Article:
Transmission, Distribution, & Refining
Conceptual Engineering/Socioeconomic Impact Study—Alaska Spur Pipeline

DE-AM26-05NT42653

Goal
The goal of this project is to provide current information pertaining to the potential construction of a primarily buried spur pipeline that would bring gas from a proposed Alaska North Slope (ANS) gas line to South Central and Interior Alaska. The study is intended to provide comparative information for each of two currently proposed spur pipeline routes.

Performers
ASRC Constructors, Inc.
Michael Baker Jr., Inc.
NORSTAR Pipeline Company 
Anchorage, AK

Results
Work on this project has been completed. Researchers have successfully investigated and documented comparative information for the two proposed spur pipeline routes. Public release of the project final report is pending.

Benefits
The work performed serves to provide a source of comparative information on potential engineering, cost, and socioeconomic impacts associated with currently proposed routes for a spur pipeline to supply gas from the ANS Pipeline to South Central and Interior Alaska. This information will be able to be used in the evaluation of the feasibility, costs and level of effort that could be required to implement such a spur pipeline, as well as serving as a basis for additional comparison of the potential routes should a project sponsor decide to move forward with implementation of a spur pipeline.

Background
Currently, over 225 billion cubic feet (Bcf) of natural gas is consumed each year in South Central Alaska. Of the 225 Bcf 36.3% is consumed by LNG exports, 24.9% by ammonia-urea production, 15.5% by power generation, 12.8% by gas utilities, and 10.5% by other uses. However, new gas discoveries feeding this area of Alaska over the last 20 years have been few and relatively small. Unless North Slope gas can be delivered to South Central Alaska, dwindling Cook Inlet gas reserves may cause certain industries to curtail operations and the price of natural gas for utility uses such as electric generation and home heating to rise precipitously.

With growing momentum for the construction of a natural gas pipeline to transport gas from Alaska’s North Slope to markets in Canada and the U.S. Lower 48 states (ANS Pipeline), there is a need to evaluate information related to potential routing, cost, and various other factors related to the construction and operation of a spur pipeline that would bring a portion of the North Slope natural gas from the main pipeline to South Central and Interior Alaska. The study being conducted under this effort assumes that the ANS Pipeline will be constructed in the next decade and that this pipeline will be routed, in part, from the North Slope to Fairbanks, then along the Alaska Highway through Delta Junction to Tok Junction, AK.

In particular, this effort looks at information directly related to the potential route for a spur pipeline between the ANS Pipeline and South Central Alaska. The study investigates two potential routes. The first route extends directly from Fairbanks along the Parks Highway, terminating in Wasilla with a tie-in to existing ENSTAR distribution pipelines, a distance of about 325 miles (Fairbanks Spur). The second route begins in Delta Junction, proceeds to Glennallen and ends near Palmer, a distance of about 290 miles (Delta Junction Spur).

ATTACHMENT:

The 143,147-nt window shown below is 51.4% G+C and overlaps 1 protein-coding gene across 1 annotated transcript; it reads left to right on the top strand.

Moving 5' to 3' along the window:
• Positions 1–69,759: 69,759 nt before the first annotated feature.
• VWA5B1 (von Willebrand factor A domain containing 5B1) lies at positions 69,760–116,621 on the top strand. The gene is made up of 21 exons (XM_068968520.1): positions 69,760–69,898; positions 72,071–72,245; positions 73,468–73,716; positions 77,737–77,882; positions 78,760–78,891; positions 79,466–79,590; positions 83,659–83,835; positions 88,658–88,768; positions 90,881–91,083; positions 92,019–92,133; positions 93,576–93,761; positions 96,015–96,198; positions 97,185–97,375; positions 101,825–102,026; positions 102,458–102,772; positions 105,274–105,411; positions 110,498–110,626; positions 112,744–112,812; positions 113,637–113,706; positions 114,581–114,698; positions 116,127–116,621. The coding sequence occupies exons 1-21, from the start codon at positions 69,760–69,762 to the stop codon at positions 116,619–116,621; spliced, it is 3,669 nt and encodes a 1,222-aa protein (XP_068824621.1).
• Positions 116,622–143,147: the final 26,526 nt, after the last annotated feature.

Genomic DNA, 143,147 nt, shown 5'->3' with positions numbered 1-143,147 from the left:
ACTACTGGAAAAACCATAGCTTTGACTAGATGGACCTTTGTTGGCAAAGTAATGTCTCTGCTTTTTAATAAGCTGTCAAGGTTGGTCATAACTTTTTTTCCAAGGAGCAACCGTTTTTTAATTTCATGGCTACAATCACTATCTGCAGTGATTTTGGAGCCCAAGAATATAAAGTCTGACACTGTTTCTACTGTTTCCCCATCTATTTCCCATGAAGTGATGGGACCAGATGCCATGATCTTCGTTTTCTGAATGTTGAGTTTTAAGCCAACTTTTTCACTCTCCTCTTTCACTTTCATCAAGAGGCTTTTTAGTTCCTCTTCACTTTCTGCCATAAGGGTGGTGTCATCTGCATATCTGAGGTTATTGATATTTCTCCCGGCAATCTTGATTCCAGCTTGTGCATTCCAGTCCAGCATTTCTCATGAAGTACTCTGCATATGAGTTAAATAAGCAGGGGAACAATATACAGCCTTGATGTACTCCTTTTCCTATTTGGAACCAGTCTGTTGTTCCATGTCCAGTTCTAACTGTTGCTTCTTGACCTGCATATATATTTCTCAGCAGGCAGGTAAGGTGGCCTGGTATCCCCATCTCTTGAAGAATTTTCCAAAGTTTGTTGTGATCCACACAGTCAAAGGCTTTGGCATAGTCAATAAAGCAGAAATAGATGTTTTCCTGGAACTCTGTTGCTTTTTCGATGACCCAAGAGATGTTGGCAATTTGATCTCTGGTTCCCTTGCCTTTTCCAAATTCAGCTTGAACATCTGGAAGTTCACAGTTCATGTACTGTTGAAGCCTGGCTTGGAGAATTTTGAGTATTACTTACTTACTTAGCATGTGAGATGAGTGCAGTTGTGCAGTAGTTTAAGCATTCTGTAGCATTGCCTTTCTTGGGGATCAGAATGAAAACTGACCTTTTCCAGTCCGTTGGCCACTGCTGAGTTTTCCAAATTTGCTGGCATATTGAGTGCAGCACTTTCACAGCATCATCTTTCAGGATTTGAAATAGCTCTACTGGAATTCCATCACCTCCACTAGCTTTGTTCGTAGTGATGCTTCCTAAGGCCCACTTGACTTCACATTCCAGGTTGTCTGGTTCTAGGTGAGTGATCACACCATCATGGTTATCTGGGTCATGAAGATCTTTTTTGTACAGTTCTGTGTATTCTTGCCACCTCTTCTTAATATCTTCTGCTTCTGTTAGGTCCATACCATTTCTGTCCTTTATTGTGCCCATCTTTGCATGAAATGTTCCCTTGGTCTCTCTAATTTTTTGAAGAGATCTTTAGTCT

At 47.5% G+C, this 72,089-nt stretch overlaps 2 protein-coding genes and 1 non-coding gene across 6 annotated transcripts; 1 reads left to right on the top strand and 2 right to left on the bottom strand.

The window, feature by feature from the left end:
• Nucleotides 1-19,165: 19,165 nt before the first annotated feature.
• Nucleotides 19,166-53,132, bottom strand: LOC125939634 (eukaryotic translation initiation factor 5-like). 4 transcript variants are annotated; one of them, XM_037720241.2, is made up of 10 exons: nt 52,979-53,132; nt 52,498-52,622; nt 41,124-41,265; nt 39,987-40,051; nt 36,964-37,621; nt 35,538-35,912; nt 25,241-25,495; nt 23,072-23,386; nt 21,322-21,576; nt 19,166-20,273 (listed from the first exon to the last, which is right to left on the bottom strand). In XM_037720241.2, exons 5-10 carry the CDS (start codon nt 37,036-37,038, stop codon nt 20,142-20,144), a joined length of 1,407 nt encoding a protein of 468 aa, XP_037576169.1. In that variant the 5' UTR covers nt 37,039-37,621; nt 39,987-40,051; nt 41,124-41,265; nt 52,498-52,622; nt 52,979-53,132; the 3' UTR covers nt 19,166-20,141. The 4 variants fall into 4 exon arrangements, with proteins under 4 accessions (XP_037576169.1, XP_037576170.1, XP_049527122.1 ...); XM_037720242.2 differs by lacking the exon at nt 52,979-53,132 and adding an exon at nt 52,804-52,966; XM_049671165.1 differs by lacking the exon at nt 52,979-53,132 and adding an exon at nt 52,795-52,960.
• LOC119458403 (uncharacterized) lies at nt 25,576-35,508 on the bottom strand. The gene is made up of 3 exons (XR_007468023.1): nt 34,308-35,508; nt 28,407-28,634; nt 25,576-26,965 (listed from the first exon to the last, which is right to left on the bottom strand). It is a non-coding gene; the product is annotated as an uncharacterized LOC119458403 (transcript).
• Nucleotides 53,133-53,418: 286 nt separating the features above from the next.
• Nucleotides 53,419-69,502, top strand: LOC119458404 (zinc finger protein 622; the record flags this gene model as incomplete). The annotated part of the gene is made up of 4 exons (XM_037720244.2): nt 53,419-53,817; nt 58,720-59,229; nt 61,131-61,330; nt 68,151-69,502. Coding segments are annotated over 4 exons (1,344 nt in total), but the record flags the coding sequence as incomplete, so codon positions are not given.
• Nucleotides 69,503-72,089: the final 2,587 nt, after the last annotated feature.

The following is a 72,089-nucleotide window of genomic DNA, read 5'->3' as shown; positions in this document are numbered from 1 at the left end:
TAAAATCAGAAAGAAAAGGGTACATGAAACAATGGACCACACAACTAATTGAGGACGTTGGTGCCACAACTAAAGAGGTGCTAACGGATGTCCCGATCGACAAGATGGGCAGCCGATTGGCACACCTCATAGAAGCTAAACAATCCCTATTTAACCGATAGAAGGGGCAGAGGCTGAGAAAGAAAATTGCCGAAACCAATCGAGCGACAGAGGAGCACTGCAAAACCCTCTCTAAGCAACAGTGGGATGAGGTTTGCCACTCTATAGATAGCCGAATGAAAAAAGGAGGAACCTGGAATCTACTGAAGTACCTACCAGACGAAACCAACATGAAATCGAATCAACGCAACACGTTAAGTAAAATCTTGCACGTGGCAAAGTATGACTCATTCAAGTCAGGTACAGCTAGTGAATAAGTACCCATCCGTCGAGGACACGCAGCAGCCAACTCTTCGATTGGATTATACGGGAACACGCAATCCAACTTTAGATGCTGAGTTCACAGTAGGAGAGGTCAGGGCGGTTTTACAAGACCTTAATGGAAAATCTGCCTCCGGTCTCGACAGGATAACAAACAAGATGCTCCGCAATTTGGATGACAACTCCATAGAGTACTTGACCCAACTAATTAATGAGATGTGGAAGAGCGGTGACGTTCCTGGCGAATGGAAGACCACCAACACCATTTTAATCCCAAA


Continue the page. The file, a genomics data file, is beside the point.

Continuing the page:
Summary
The study undertaken has investigated and documented information for comparing the two proposed spur pipeline routes, including:

  • Estimation of required pipeline size required to deliver gas from the ANS Pipeline to South Central Alaska;
  • Evaluation of pipeline compression requirements for different gas demand scenarios;
  • Evaluation of spur pipeline design and engineering considerations for the specific conditions anticipated;
  • Evaluation of potential spur pipeline rights-of-way (ROW) routing concerns—including description of route characteristics and definition of land ownership—due to environmental, social, and engineering issues;
  • Evaluation of potential permitting requirements associated with specific pipeline routes;
  • Selection of recommended specific corridors for the pipeline within each route, based on engineering, permitting, ROW, and cost considerations;
  • Evaluation of costs associated with the potential spur pipeline, including capital costs for pipeline and compression infrastructure, as well as operation and maintenance costs for multiple gas demand scenarios;
  • Estimation of anticipated spur pipeline tariffs and gas transportation costs for multiple gas demand scenarios;
  • Estimation of delivered price of gas to the South Central Alaska market via a spur pipeline for multiple gas demand scenarios;
  • Evaluation of the potential social and economic impacts that the building and operation of such a pipeline might have on the Alaska communities affected by it;
  • Development of an outline for some of the types of public outreach that could be considered should a sponsor decide to eventually implement a spur pipeline; and
  • Incorporation of research findings into a draft report detailing the study and the information generated.

Current Status (April 2009)
Work under this effort is complete. The final report and all appendicies can be downloaded from ftp://ftp.netl.doe.gov/pub/SpurLine/

Funding
This project was funded under a 2005 DOE solicitation. The initial award was made in September 2005.

Project Start Date: September 29, 2005 
Project End Date: January 29, 2007

Anticipated DOE Contribution: $2,037,944

Contact Information
NETL – Richard Baker (richard.baker@netl.doe.gov or 304-285-4714) 
ASRC Constructors, Inc. – Patrick Knox (patrick.knox@aci.asrc.com or 907-339-6469)

Additional Information:

The final report and all appendicies can be downloaded from  ftp://ftp.netl.doe.gov/pub/SpurLine/.

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